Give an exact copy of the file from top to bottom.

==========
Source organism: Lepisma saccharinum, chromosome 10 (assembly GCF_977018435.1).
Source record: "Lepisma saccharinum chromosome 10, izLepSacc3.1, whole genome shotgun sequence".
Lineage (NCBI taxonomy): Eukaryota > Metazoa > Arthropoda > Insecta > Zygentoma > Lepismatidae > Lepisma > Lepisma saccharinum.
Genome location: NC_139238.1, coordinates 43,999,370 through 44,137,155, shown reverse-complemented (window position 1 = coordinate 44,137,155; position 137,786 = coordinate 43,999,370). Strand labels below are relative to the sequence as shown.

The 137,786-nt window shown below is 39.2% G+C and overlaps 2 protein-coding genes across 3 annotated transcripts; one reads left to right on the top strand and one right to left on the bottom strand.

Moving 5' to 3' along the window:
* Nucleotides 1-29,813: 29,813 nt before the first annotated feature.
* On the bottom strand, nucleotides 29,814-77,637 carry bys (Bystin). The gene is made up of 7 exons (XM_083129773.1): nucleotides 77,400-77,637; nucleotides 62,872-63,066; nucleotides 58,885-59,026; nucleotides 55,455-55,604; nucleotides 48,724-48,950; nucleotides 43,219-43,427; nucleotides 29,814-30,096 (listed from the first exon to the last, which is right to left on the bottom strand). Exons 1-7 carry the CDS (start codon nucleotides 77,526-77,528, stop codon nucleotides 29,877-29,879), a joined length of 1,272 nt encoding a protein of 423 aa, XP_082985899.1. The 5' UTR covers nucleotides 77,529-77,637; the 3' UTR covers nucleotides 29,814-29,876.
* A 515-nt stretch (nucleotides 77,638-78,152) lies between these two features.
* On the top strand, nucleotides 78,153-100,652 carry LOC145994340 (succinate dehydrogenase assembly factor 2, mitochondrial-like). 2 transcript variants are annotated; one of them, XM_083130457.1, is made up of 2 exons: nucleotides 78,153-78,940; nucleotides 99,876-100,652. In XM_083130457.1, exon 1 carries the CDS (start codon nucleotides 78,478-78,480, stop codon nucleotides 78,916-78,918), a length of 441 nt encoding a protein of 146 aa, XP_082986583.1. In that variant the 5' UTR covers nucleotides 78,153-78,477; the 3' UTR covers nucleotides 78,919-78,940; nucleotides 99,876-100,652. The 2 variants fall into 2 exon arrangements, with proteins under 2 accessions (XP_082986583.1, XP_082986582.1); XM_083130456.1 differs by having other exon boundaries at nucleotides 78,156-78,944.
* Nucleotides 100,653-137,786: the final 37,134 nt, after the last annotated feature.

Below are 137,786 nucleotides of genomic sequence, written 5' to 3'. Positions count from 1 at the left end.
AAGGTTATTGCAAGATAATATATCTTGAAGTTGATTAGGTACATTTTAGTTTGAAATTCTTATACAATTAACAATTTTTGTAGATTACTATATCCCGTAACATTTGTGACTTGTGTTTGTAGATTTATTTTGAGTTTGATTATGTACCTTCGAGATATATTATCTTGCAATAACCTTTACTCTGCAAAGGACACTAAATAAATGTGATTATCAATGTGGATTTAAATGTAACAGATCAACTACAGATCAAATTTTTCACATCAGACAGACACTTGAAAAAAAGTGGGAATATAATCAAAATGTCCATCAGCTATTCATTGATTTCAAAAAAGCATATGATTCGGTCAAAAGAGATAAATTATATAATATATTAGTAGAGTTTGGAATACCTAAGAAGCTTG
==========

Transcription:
Source organism: Lepisma saccharinum, chromosome 10 (assembly GCF_977018435.1).
Source record: "Lepisma saccharinum chromosome 10, izLepSacc3.1, whole genome shotgun sequence".
Lineage (NCBI taxonomy): Eukaryota > Metazoa > Arthropoda > Insecta > Zygentoma > Lepismatidae > Lepisma > Lepisma saccharinum.
Genome location: NC_139238.1, coordinates 43,999,370 through 44,137,155, shown reverse-complemented (window position 1 = coordinate 44,137,155; position 137,786 = coordinate 43,999,370). Strand labels below are relative to the sequence as shown.

The 137,786-nt window shown below is 39.2% G+C and overlaps 2 protein-coding genes across 3 annotated transcripts; one reads left to right on the top strand and one right to left on the bottom strand.

Moving 5' to 3' along the window:
* Nucleotides 1-29,813: 29,813 nt before the first annotated feature.
* On the bottom strand, nucleotides 29,814-77,637 carry bys (Bystin). The gene is made up of 7 exons (XM_083129773.1): nucleotides 77,400-77,637; nucleotides 62,872-63,066; nucleotides 58,885-59,026; nucleotides 55,455-55,604; nucleotides 48,724-48,950; nucleotides 43,219-43,427; nucleotides 29,814-30,096 (listed from the first exon to the last, which is right to left on the bottom strand). Exons 1-7 carry the CDS (start codon nucleotides 77,526-77,528, stop codon nucleotides 29,877-29,879), a joined length of 1,272 nt encoding a protein of 423 aa, XP_082985899.1. The 5' UTR covers nucleotides 77,529-77,637; the 3' UTR covers nucleotides 29,814-29,876.
* A 515-nt stretch (nucleotides 77,638-78,152) lies between these two features.
* On the top strand, nucleotides 78,153-100,652 carry LOC145994340 (succinate dehydrogenase assembly factor 2, mitochondrial-like). 2 transcript variants are annotated; one of them, XM_083130457.1, is made up of 2 exons: nucleotides 78,153-78,940; nucleotides 99,876-100,652. In XM_083130457.1, exon 1 carries the CDS (start codon nucleotides 78,478-78,480, stop codon nucleotides 78,916-78,918), a length of 441 nt encoding a protein of 146 aa, XP_082986583.1. In that variant the 5' UTR covers nucleotides 78,153-78,477; the 3' UTR covers nucleotides 78,919-78,940; nucleotides 99,876-100,652. The 2 variants fall into 2 exon arrangements, with proteins under 2 accessions (XP_082986583.1, XP_082986582.1); XM_083130456.1 differs by having other exon boundaries at nucleotides 78,156-78,944.
* Nucleotides 100,653-137,786: the final 37,134 nt, after the last annotated feature.

Below are 137,786 nucleotides of genomic sequence, written 5' to 3'. Positions count from 1 at the left end.
AAGGTTATTGCAAGATAATATATCTTGAAGTTGATTAGGTACATTTTAGTTTGAAATTCTTATACAATTAACAATTTTTGTAGATTACTATATCCCGTAACATTTGTGACTTGTGTTTGTAGATTTATTTTGAGTTTGATTATGTACCTTCGAGATATATTATCTTGCAATAACCTTTACTCTGCAAAGGACACTAAATAAATGTGATTATCAATGTGGATTTAAATGTAACAGATCAACTACAGATCAAATTTTTCACATCAGACAGACACTTGAAAAAAAGTGGGAATATAATCAAAATGTCCATCAGCTATTCATTGATTTCAAAAAAGCATATGATTCGGTCAAAAGAGATAAATTATATAATATATTAGTAGAGTTTGGAATACCTAAGAAGCTTG